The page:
Self-determination theory (SDT)

Self-determination theory (SDT) is a macro theory of human motivation and personality that concerns people’s inherent growth tendencies and innate psychological needs. It is concerned with the motivation behind choices people make without external influence and interference. SDT focuses on the degree to which an individual’s behavior is self-motivated and self-determined.[1]

In the 1970s, research on SDT evolved from studies comparing the intrinsic and extrinsic motives, and from growing understanding of the dominant role intrinsic motivation played in an individual’s behavior[2] but it was not until the mid-1980s that SDT was formally introduced and accepted as a sound empirical theory. Research applying SDT to different areas in social psychology has increased considerably since the 2000s.

Key studies that led to emergence of SDT included research on intrinsic motivation.[3] Intrinsic motivation refers to initiating an activity for its own sake because it is interesting and satisfying in itself, as opposed to doing an activity to obtain an external goal (extrinsic motivation). Different types of motivations have been described based on the degree they have been internalized. Internalization refers to the active attempt to transform an extrinsic motive into personally endorsed values and thus assimilate behavioural regulations that were originally external.[4]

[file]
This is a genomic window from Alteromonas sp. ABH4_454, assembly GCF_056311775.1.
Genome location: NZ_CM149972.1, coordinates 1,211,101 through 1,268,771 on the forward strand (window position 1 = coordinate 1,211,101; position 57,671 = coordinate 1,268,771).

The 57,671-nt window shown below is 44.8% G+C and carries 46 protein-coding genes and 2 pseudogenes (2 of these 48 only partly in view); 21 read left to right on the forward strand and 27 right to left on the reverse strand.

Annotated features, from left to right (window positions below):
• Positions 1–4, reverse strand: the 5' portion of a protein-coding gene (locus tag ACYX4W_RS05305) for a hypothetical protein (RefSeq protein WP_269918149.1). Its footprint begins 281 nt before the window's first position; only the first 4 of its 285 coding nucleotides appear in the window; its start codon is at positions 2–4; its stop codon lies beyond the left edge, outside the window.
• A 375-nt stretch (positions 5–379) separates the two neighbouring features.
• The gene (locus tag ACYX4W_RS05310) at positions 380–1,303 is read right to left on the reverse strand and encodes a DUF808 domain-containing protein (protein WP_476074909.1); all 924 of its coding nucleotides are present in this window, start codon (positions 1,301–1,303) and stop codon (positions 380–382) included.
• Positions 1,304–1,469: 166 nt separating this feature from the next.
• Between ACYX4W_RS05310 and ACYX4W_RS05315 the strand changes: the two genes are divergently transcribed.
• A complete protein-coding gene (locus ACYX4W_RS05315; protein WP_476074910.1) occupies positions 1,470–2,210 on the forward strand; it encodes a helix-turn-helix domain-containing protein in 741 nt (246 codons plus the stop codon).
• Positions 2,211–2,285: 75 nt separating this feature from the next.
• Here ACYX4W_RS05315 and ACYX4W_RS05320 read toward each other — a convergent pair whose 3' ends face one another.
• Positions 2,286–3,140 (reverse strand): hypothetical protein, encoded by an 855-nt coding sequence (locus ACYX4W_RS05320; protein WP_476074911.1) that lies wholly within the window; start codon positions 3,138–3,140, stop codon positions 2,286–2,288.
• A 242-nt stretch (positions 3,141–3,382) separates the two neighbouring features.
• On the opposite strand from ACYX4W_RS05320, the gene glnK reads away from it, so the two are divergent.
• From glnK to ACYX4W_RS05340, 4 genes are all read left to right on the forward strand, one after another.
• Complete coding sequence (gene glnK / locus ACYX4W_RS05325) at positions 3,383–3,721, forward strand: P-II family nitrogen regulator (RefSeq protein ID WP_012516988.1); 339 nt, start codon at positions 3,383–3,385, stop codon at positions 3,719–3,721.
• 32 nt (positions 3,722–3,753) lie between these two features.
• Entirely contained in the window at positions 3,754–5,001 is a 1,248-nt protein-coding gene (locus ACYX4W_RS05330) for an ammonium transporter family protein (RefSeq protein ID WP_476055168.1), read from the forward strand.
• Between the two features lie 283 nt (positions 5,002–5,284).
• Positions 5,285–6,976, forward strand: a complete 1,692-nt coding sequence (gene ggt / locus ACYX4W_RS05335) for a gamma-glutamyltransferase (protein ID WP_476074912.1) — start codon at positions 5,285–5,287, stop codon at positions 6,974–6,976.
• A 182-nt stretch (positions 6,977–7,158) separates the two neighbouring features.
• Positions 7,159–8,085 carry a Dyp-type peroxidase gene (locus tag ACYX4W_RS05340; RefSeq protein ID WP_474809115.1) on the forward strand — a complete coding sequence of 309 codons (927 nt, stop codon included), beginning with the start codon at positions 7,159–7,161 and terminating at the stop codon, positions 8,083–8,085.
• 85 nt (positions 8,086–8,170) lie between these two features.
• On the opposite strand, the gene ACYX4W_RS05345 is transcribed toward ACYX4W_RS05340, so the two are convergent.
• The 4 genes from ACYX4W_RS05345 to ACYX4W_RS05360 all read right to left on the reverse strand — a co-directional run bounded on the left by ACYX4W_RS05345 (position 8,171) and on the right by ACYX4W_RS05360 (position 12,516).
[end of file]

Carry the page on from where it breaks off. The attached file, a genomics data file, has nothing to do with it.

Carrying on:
Edward L. Deci and Richard Ryan later expanded on the early work differentiating between intrinsic and extrinsic motivation and proposed three main intrinsic needs involved in self-determination.[5][6] According to Deci and Ryan, the three psychological needs motivate the self to initiate behavior and specify nutriments that are essential for psychological health and well-being of an individual. These needs are said to be universal, innate and psychological and include the need for competence, autonomy, and psychological relatedness.[1]

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